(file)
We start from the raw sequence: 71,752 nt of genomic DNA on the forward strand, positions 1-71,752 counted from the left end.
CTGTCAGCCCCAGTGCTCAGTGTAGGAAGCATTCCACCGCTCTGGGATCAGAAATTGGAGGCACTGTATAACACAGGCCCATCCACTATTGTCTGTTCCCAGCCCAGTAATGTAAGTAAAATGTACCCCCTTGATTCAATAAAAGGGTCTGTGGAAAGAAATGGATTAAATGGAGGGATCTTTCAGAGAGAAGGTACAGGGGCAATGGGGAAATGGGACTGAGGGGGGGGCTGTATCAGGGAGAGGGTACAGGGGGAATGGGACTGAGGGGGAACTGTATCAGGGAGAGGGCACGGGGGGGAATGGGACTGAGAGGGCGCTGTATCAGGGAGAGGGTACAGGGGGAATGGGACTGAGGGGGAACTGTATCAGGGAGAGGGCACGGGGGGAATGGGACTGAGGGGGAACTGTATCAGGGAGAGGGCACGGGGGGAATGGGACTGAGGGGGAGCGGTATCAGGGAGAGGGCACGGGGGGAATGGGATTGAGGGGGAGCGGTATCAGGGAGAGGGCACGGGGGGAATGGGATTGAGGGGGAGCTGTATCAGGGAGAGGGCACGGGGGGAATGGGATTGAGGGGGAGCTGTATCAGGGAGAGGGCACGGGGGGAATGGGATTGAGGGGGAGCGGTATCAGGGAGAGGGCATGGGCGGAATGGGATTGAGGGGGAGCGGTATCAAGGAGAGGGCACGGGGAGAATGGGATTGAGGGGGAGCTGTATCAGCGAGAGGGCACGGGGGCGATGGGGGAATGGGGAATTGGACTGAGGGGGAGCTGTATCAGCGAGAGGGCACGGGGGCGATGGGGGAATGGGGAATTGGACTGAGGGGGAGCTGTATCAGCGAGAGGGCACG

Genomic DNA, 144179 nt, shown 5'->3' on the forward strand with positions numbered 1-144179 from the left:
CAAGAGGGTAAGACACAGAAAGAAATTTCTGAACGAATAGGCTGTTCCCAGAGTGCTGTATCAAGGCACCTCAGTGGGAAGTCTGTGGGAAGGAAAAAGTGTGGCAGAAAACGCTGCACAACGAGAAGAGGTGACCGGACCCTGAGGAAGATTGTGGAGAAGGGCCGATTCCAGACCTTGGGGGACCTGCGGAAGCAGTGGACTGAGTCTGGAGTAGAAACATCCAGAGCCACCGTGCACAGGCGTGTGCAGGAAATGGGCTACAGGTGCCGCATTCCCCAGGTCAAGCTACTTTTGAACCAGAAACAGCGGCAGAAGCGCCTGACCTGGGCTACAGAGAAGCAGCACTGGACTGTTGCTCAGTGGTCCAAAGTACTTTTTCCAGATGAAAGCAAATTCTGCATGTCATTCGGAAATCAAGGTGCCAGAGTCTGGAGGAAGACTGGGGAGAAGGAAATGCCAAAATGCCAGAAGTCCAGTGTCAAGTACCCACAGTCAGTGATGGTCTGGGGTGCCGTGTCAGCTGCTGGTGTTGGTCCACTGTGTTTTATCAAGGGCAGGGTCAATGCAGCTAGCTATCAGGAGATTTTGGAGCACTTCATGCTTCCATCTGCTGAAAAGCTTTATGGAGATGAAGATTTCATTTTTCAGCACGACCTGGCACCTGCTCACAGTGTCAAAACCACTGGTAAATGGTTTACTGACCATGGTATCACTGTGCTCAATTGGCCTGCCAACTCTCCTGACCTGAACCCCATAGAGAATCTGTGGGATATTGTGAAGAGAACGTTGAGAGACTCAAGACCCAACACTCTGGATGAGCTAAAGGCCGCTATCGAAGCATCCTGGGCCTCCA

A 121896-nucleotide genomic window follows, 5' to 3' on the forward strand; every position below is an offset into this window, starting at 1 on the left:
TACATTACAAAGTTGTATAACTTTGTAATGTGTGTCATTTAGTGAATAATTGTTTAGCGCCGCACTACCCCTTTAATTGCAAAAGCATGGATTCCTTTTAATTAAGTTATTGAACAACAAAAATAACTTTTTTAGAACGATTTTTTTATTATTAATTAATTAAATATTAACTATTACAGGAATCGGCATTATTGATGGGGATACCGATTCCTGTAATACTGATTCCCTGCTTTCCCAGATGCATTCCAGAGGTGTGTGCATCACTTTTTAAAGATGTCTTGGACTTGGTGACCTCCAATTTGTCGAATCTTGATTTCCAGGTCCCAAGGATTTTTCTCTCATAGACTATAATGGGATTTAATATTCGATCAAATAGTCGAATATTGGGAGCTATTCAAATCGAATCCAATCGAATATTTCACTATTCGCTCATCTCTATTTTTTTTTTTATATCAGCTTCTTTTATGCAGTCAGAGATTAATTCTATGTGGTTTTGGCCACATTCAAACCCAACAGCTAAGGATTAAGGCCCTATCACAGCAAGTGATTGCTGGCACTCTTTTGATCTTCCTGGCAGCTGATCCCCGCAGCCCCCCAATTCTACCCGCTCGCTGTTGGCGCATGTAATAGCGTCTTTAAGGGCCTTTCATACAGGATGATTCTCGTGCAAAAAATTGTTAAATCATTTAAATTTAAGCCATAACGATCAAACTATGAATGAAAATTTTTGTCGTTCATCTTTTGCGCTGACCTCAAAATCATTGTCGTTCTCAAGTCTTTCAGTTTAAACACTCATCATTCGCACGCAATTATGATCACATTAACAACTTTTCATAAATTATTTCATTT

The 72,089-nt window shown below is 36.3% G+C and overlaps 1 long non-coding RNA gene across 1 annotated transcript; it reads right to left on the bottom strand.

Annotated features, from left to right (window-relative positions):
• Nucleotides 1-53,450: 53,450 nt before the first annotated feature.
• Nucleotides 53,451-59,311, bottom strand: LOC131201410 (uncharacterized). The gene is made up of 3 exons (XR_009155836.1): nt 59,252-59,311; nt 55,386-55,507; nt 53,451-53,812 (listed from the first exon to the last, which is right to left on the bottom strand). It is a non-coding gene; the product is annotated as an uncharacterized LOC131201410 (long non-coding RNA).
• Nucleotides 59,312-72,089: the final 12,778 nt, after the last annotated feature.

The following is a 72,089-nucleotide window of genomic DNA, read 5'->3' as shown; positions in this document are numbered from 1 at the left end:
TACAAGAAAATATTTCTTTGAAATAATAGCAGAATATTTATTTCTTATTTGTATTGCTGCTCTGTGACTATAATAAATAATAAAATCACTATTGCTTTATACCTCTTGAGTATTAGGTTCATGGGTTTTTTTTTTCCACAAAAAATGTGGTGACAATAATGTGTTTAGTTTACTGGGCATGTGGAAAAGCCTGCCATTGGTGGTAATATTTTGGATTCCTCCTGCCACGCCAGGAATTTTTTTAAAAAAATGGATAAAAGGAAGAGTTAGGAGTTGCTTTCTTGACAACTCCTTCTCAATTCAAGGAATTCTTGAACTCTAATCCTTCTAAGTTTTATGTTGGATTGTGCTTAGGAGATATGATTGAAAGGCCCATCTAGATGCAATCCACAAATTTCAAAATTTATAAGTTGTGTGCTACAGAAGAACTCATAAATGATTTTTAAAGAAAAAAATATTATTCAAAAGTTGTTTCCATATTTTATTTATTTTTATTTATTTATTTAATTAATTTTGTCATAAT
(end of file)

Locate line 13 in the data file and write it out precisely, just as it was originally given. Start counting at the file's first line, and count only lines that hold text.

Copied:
TACAAGAAAATATTTCTTTGAAATAATAGCAGAATATTTATTTCTTATTTGTATTGCTGCTCTGTGACTATAATAAATAATAAAATCACTATTGCTTTATACCTCTTGAGTATTAGGTTCATGGGTTTTTTTTTTCCACAAAAAATGTGGTGACAATAATGTGTTTAGTTTACTGGGCATGTGGAAAAGCCTGCCATTGGTGGTAATATTTTGGATTCCTCCTGCCACGCCAGGAATTTTTTTAAAAAAATGGATAAAAGGAAGAGTTAGGAGTTGCTTTCTTGACAACTCCTTCTCAATTCAAGGAATTCTTGAACTCTAATCCTTCTAAGTTTTATGTTGGATTGTGCTTAGGAGATATGATTGAAAGGCCCATCTAGATGCAATCCACAAATTTCAAAATTTATAAGTTGTGTGCTACAGAAGAACTCATAAATGATTTTTAAAGAAAAAAATATTATTCAAAAGTTGTTTCCATATTTTATTTATTTTTATTTATTTATTTAATTAATTTTGTCATAAT